Aside from 8th April being the birthday of my best friend it was also International Dizzy Day, a day which marked the 30th anniversary of the launch of the Dizzy games, a series of games which were born upon on the 8-bit computers such as the ZX Spectrum, the Amstrad CPC and the Commodore 64 and had a popular following here in the UK (and later in Russia) but never really took off as the game consoles took over the home gaming market. The games were either puzzle solving adventure games where you would have to use your wits to solve a number of puzzles and skills to avoid a couple of physical puzzles, the first game was notorious for an incredibly annoying jump puzzle where you had to avoid a crack in a bridge or it’d fall down. The problem being if you did that it was game over as you couldn’t get out of the pit… retrospectively I think the puzzle would have been reset one you’d lost a life but that wasn’t the case then. Also only being able to carry one item did mean there was lots of going back and forth which after a while began to grate,
Here’s that annoying bridge:
The screenshots are from the Amstrad and C64 versions respectively.
The game was a success and was followed by an arcade game called Fast Food which was a maze game of Pac-Man ilk which while okay, is a bit non-descript.
Dizzy would return again for Treasure Island Dizzy which was a return to the adventure game format which would be the pattern for the majority of the games to follow and was the first to introduce the need to collect coins or diamonds which would become a running element of the series. There was a multiple item inventory which made the game take less time but was cursed with a one-life scenario which was down to an underwater sequence involving a snorkel which meant if you dropped it underwater you’d die and the programmers hadn’t thought of a good way to reset as your snorkel would be underwater…. in later games they would develop an energy system so if you dropped the item you’d have a small amount of time to pick it up again… It was a good game with many obstacles and a rather stupid set up of traps off-screen but those niggles aside it was a solid game. It was also the first to be released on 16-bit systems like the Amiga and Atari ST.
The third game Fantasy World Dizzy introduced us to Dizzy’s people the Yolkfolk and set a recurring plot of rescuing Dizzy’s Girlfriend. There were various new games up until 1992 which is when the Nintendo and Sega consoles took hold in the UK and the writing was on the wall for Dizzy with a final game called Fantastic Dizzy launched across multiple platforms and it was in a way a greatest hits package with many elements from previous games included, it was a good sign off for the series and that was the end of the official Dizzy series….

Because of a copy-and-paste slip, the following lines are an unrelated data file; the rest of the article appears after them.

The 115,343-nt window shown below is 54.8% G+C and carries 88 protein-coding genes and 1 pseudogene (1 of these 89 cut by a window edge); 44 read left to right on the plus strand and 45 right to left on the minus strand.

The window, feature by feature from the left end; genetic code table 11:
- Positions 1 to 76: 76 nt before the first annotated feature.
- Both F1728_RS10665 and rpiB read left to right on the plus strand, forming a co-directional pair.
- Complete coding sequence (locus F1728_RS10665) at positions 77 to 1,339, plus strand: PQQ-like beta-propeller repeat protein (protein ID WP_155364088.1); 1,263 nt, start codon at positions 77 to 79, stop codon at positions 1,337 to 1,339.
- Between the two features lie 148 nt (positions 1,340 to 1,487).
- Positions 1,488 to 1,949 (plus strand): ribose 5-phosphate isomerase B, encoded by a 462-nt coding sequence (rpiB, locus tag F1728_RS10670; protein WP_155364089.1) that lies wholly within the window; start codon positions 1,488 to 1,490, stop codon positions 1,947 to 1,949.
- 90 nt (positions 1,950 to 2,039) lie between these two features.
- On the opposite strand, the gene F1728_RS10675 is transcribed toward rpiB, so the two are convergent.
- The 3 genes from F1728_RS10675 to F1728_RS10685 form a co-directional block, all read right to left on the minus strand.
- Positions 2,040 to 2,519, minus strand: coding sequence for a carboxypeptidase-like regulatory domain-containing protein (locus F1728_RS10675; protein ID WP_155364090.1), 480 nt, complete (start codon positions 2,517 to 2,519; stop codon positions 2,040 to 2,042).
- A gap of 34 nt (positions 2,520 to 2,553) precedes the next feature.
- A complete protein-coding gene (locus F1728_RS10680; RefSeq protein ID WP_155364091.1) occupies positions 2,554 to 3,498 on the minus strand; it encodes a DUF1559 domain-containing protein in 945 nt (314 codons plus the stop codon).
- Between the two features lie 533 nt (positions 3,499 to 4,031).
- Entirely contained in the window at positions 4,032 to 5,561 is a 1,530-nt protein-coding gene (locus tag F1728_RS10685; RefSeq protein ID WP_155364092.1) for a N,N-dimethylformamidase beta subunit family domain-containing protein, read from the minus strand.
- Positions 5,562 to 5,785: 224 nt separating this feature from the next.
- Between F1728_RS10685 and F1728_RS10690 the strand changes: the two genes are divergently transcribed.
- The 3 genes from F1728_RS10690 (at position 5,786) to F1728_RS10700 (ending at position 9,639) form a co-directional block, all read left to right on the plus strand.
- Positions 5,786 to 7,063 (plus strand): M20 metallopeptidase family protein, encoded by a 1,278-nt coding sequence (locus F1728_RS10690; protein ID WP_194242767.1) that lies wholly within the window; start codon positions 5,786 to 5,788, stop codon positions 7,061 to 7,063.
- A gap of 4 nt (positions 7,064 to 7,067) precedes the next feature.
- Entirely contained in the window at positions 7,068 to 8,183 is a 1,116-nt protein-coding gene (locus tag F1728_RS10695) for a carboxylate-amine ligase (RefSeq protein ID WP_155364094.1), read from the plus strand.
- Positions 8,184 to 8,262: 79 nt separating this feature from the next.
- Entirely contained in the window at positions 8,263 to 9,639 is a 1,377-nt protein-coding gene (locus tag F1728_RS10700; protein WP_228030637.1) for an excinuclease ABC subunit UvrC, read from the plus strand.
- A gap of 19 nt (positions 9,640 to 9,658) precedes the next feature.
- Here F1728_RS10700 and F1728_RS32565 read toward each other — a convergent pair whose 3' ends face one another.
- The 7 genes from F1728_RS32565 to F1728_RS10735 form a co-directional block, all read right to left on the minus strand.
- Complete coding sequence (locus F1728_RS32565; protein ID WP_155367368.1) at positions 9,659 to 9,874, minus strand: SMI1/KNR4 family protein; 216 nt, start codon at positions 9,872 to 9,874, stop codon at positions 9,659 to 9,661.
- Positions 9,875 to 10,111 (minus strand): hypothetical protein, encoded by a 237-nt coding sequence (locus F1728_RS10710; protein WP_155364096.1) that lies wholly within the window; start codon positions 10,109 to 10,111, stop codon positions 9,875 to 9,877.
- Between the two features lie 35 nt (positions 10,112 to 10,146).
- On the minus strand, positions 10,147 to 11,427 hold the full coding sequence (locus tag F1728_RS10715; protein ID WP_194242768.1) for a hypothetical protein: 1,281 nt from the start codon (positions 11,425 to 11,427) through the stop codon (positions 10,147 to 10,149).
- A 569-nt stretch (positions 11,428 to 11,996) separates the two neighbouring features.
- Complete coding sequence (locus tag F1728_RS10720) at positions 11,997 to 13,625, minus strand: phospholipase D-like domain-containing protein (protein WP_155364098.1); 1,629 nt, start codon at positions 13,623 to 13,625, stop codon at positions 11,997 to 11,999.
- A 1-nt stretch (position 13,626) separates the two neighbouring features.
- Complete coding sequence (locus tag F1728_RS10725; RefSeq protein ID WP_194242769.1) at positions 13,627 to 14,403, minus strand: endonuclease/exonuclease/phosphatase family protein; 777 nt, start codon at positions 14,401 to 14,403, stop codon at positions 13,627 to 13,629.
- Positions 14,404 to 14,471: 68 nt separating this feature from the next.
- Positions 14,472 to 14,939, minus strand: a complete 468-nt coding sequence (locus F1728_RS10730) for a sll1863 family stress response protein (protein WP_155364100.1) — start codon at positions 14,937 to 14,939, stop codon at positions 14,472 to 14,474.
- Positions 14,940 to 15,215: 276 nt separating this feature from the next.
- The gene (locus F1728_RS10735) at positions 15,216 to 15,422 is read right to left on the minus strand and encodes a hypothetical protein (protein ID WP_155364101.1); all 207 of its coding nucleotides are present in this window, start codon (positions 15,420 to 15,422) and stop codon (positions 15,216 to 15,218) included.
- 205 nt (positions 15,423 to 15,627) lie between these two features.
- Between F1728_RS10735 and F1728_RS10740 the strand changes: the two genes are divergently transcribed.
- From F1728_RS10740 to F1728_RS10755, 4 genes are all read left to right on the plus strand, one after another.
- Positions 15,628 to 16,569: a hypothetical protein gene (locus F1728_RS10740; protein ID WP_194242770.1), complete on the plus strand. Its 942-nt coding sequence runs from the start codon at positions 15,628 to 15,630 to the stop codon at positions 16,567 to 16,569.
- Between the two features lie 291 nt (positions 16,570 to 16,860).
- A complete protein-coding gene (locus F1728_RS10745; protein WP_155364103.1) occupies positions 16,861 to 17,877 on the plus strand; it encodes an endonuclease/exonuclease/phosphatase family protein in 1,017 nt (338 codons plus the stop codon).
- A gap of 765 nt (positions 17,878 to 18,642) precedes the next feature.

Unofficially things were a little different as the character starred in a large series of unauthorised game in the Russian Federation (all in Russian as well) which tended to be puzzle games and often very illogical in how the puzzles worked and the advent of the internet has lead to a large series of fan made games of various styles.
But the official Dizzy series front wasn’t dead, despite a failed kickstarter attempt to revive the series in 2015 news was on the horizon: a new Dizzy game was on its way. The game creators had come across a number of unfinished projects for NES one of which was a game called Wonderland Dizzy and it was finished and launched online. The game was a bit of a reworking of Magicland Dizzy but there are a number of differences, the main one being the option to play as Daisy instead of Dizzy.
International Dizzy Day held another surprise… yet another unmade game for the NES had been finished and made available online: Mystery World Dizzy which is a bit of a remake of Fantasy World Dizzy but again there are a number of differences to keep you on your toes.
For more information go to www.yolkfolk.com where you can find links to play Mystery World Dizzy and Wonderland Dizzy plus a mine of information on the series. You can also indulge in the many fan-made games which a true variety of material. The games by the controversial programmer “Granddad” are good and often have a twisted sense of logic and humour about them, but I would warn you that a few of his games contain adult content. There of course many more great games by others which are more traditional.